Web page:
Is a prospective employer responsible for my time and travel expenses for an interview that I had to travel to but which he refused to hold when I got there?

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Is a prospective employer responsible for my time and travel expenses for an interview that I had to travel to but which he refused to hold when I got there?

I traveled 3 hours to an interview set up by a recruiter. I had provided resume and completed a long questionnaire in advance. Once there, I was told the hiring manager would not speak with me unless I first completed a series of personality tests. I told them I didn’t know enough about the job or company to provide that in depth of information but that after the interview, if I wanted to pursue, I would take them. I was shown the door. I first heard there may be tests from the recruiter on my drive to the location, but not that it was mandatory, and I said it was too early for me to do so.

Asked on August 17, 2011 California

Answers:

SJZ, Member, New York Bar / FreeAdvice Contributing Attorney

Answered 9 years ago | Contributor

*Arguably* if you traveled on the strength of a reasonable representation by the prospective employer that you would at least get an interview, you may have a claim. However, the problems are several fold:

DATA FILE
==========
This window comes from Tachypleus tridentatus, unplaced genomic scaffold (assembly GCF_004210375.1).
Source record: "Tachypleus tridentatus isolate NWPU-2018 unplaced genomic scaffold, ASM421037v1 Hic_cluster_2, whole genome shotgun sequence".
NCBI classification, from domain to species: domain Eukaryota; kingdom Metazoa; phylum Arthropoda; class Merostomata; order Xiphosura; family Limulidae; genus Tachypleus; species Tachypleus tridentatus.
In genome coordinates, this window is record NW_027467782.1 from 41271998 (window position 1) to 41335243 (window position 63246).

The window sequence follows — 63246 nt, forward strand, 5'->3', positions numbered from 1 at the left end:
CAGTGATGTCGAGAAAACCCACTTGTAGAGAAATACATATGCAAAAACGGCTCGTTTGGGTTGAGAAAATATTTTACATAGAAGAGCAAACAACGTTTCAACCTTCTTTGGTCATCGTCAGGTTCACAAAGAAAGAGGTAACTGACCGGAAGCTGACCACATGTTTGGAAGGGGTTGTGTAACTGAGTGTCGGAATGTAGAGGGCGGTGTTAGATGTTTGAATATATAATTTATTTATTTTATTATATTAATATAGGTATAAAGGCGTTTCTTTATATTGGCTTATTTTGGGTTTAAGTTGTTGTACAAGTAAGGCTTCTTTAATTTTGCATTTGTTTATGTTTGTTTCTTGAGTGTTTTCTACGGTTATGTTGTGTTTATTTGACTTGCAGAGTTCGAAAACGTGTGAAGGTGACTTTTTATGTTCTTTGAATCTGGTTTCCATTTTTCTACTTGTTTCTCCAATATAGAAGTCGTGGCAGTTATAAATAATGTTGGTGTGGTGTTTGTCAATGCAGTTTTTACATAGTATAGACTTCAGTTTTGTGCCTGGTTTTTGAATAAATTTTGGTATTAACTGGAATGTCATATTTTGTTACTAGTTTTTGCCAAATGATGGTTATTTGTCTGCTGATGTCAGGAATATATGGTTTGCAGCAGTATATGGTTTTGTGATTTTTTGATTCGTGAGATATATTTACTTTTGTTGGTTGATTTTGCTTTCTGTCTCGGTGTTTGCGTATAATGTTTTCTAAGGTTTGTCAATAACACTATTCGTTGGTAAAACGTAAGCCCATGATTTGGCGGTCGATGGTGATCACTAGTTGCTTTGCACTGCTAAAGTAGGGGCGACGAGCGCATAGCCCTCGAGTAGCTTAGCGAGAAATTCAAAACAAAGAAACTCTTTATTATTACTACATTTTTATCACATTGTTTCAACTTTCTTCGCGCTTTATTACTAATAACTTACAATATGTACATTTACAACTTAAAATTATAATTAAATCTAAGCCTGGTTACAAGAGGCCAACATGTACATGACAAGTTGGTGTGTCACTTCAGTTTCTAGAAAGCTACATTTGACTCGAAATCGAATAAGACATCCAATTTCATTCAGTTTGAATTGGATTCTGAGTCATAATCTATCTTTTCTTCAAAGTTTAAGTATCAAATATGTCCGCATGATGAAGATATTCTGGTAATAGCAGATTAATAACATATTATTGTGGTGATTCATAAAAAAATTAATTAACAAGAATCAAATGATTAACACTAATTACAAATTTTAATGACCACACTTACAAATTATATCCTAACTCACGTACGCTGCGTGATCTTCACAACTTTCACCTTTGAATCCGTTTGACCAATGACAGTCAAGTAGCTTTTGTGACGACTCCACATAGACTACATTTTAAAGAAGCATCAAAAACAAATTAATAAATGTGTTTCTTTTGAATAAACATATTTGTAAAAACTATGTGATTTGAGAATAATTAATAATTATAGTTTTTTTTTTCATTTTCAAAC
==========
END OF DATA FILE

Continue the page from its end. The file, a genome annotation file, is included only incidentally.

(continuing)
First, you were told there may be personality tests--thus, you chose to go to the interview even knowing that tests were a possibility.  That undercuts any claim that the misled you into expending time and money.

Second, you can't recover for your time in any event--a person's time is not a compensible commodity in a situation like this. You could arguably recover for the driving costs, but it's impossible to believe that it would be worth a lawsuit to get them (and if the employer doesn't choose to reimburse you, you'd have to sue them for the money).

Third, not a legal consideration, but a practical one--do you want the reputation to get around the industry or to recruiters that you would expect a prospective employer to reimburse you for going to an interview?

If you'd flown somewhere, only to have them change the rules, that would be different--a much larger outlay, for example. But for driving 3 hours when you had a heads up you have to do tests, it is not at a clear that you have an actionable claim.


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